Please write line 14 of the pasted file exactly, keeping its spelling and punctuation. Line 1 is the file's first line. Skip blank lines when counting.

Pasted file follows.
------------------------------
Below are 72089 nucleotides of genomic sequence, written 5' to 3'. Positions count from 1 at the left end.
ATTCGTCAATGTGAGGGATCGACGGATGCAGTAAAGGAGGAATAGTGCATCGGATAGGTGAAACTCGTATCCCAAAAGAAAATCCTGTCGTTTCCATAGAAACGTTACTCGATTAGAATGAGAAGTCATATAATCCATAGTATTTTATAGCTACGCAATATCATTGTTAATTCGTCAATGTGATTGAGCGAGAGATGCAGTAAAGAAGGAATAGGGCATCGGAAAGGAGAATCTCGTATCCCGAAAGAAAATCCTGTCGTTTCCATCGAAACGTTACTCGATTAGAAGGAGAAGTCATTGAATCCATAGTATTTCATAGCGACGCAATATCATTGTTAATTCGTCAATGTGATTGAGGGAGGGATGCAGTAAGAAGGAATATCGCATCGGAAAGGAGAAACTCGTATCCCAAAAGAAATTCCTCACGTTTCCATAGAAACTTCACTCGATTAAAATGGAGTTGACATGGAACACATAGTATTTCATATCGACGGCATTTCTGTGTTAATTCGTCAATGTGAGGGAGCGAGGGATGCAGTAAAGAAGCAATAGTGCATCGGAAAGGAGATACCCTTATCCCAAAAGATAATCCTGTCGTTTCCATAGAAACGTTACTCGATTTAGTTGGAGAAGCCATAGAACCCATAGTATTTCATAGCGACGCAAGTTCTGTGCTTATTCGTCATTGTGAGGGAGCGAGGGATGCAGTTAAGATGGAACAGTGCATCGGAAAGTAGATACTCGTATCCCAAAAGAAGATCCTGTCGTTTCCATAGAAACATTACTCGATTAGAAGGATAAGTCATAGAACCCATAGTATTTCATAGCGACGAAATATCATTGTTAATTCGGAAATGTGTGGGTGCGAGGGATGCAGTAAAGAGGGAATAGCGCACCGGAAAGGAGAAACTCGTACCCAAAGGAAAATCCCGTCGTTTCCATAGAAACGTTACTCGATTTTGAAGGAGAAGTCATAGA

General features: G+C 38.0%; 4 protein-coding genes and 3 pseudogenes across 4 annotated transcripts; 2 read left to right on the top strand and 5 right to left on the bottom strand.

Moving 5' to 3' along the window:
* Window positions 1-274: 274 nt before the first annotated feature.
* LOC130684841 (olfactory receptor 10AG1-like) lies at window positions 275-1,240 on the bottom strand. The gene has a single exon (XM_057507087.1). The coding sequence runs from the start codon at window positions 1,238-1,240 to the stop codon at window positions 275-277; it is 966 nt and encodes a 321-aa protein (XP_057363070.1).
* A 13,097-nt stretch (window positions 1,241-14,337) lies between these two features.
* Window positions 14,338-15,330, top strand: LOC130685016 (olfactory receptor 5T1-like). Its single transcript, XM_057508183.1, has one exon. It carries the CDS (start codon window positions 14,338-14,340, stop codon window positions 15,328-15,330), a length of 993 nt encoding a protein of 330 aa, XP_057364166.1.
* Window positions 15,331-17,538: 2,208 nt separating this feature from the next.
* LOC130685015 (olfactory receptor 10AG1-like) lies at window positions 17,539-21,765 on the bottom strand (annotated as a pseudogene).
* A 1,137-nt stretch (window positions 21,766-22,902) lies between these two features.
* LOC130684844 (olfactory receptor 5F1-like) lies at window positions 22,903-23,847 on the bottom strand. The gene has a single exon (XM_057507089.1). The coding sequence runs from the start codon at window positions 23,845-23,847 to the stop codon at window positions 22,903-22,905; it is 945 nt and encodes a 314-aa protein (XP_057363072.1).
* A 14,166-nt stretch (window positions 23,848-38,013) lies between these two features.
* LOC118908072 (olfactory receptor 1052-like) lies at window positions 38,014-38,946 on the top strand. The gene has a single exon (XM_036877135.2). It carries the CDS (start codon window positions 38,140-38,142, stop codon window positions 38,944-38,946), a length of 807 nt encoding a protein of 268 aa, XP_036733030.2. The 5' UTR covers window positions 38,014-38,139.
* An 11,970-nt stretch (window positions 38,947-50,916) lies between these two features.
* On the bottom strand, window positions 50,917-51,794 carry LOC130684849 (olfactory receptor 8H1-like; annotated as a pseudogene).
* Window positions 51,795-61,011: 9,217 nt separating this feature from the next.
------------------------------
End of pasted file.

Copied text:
* LOC118908072 (olfactory receptor 1052-like) lies at window positions 38,014-38,946 on the top strand. The gene has a single exon (XM_036877135.2). It carries the CDS (start codon window positions 38,140-38,142, stop codon window positions 38,944-38,946), a length of 807 nt encoding a protein of 268 aa, XP_036733030.2. The 5' UTR covers window positions 38,014-38,139.